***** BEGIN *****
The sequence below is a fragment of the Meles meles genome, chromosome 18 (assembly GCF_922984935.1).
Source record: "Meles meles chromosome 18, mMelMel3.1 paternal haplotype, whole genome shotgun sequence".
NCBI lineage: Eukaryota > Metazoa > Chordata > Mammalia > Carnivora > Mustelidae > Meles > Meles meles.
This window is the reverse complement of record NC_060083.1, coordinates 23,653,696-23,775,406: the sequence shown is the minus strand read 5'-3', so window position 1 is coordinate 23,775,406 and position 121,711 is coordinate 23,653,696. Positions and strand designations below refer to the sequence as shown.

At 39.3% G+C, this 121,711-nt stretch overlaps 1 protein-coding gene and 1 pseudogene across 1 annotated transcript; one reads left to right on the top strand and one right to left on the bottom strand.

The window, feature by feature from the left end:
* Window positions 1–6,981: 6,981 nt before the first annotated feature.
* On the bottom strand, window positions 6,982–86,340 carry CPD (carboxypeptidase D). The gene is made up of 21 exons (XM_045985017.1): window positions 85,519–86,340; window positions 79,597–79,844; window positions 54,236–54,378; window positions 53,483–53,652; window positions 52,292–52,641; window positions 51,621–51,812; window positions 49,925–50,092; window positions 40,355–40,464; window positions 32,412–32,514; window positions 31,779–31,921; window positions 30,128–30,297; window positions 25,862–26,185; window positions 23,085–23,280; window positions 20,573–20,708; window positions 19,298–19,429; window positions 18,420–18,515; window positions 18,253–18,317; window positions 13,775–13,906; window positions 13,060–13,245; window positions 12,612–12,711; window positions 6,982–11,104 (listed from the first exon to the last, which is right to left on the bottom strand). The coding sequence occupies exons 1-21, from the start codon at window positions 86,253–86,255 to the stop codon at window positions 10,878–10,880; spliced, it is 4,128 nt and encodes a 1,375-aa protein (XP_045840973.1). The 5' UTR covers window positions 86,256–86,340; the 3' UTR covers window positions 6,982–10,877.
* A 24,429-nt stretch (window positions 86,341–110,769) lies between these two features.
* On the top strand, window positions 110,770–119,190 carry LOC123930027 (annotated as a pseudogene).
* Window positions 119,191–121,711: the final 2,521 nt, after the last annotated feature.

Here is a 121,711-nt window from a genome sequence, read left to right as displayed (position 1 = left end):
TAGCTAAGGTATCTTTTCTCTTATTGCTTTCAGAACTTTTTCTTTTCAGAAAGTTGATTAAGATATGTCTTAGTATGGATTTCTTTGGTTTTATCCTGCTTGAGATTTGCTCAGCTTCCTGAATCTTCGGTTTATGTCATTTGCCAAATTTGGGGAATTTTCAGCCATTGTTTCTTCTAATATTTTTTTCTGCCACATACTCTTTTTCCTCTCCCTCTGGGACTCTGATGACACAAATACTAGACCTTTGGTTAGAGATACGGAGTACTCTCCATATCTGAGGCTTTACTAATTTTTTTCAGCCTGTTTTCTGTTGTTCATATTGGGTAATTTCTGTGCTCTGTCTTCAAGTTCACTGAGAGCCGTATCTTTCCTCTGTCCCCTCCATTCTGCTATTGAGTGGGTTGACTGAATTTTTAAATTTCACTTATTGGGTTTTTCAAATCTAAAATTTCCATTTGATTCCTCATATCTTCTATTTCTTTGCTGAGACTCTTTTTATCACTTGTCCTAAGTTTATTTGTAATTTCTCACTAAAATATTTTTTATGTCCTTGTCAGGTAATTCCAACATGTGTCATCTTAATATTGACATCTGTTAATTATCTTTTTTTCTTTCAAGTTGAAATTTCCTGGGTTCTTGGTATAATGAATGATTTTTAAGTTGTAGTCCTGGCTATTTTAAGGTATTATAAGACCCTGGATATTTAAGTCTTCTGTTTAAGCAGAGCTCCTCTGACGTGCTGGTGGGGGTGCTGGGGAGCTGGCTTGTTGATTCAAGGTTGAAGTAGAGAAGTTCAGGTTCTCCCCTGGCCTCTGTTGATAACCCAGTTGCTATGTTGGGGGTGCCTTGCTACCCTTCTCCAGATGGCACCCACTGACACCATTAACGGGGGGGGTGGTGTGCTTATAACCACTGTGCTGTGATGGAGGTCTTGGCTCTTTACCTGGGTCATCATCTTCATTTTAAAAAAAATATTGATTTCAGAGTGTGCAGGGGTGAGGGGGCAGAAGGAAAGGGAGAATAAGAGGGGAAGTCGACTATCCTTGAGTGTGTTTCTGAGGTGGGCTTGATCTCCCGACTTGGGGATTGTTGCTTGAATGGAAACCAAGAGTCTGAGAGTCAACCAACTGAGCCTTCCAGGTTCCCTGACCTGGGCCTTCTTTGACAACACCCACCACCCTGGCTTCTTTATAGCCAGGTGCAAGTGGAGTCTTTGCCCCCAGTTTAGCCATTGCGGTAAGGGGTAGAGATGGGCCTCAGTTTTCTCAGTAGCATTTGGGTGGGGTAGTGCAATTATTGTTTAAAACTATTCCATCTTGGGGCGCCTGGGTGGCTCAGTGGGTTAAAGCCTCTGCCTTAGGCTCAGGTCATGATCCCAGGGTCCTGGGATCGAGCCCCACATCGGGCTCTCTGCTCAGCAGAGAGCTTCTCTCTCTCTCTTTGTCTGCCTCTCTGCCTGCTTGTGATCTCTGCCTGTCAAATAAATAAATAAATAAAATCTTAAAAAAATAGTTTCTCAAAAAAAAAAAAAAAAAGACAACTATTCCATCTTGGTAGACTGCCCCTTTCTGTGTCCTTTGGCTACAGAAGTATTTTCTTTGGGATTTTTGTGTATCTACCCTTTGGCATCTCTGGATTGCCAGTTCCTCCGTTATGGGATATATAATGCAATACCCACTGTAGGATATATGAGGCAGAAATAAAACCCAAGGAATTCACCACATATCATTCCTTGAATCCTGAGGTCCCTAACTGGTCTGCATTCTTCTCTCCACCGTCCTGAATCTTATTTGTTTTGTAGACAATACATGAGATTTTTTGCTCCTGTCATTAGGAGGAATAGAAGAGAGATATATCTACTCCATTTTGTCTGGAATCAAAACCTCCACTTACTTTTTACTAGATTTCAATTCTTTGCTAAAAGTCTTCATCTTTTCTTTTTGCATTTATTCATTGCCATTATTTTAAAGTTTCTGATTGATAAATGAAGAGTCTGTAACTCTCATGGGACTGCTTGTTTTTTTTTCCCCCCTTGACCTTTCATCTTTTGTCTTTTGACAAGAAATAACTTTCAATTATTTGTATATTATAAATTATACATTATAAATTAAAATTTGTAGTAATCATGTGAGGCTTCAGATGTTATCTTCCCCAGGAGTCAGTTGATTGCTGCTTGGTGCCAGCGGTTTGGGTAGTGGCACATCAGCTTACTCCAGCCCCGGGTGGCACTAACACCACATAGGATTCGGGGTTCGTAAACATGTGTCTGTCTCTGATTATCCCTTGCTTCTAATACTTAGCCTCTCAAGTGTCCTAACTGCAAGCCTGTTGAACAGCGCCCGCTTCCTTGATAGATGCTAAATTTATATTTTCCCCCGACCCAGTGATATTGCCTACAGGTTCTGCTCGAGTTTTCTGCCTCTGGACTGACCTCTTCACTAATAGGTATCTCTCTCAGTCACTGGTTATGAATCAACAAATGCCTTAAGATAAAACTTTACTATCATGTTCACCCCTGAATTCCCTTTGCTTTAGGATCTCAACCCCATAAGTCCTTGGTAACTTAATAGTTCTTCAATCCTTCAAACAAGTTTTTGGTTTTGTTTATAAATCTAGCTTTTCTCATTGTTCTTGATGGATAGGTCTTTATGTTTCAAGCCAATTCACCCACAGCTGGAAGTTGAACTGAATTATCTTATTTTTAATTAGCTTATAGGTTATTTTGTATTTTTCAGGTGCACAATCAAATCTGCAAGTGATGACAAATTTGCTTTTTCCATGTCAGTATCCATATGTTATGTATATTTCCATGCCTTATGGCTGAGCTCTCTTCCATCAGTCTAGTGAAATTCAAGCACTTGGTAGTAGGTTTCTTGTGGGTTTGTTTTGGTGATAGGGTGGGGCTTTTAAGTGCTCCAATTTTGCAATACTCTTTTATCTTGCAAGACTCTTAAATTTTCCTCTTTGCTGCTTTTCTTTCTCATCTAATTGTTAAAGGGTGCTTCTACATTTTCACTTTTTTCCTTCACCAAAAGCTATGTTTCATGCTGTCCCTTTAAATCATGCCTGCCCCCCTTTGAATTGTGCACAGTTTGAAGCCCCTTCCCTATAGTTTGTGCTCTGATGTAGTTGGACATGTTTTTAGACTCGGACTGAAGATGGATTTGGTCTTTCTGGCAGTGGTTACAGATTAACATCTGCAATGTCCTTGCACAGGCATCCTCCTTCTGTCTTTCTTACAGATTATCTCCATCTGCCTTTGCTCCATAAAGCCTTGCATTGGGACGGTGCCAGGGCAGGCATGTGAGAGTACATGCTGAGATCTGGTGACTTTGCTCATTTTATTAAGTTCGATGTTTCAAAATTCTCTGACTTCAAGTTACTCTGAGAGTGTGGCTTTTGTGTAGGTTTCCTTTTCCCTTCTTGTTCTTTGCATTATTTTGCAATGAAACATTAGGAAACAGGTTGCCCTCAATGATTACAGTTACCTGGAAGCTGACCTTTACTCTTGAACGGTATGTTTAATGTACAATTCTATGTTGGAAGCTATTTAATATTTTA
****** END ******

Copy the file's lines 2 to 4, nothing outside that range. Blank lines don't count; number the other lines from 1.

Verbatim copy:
Source record: "Meles meles chromosome 18, mMelMel3.1 paternal haplotype, whole genome shotgun sequence".
NCBI lineage: Eukaryota > Metazoa > Chordata > Mammalia > Carnivora > Mustelidae > Meles > Meles meles.
This window is the reverse complement of record NC_060083.1, coordinates 23,653,696-23,775,406: the sequence shown is the minus strand read 5'-3', so window position 1 is coordinate 23,775,406 and position 121,711 is coordinate 23,653,696. Positions and strand designations below refer to the sequence as shown.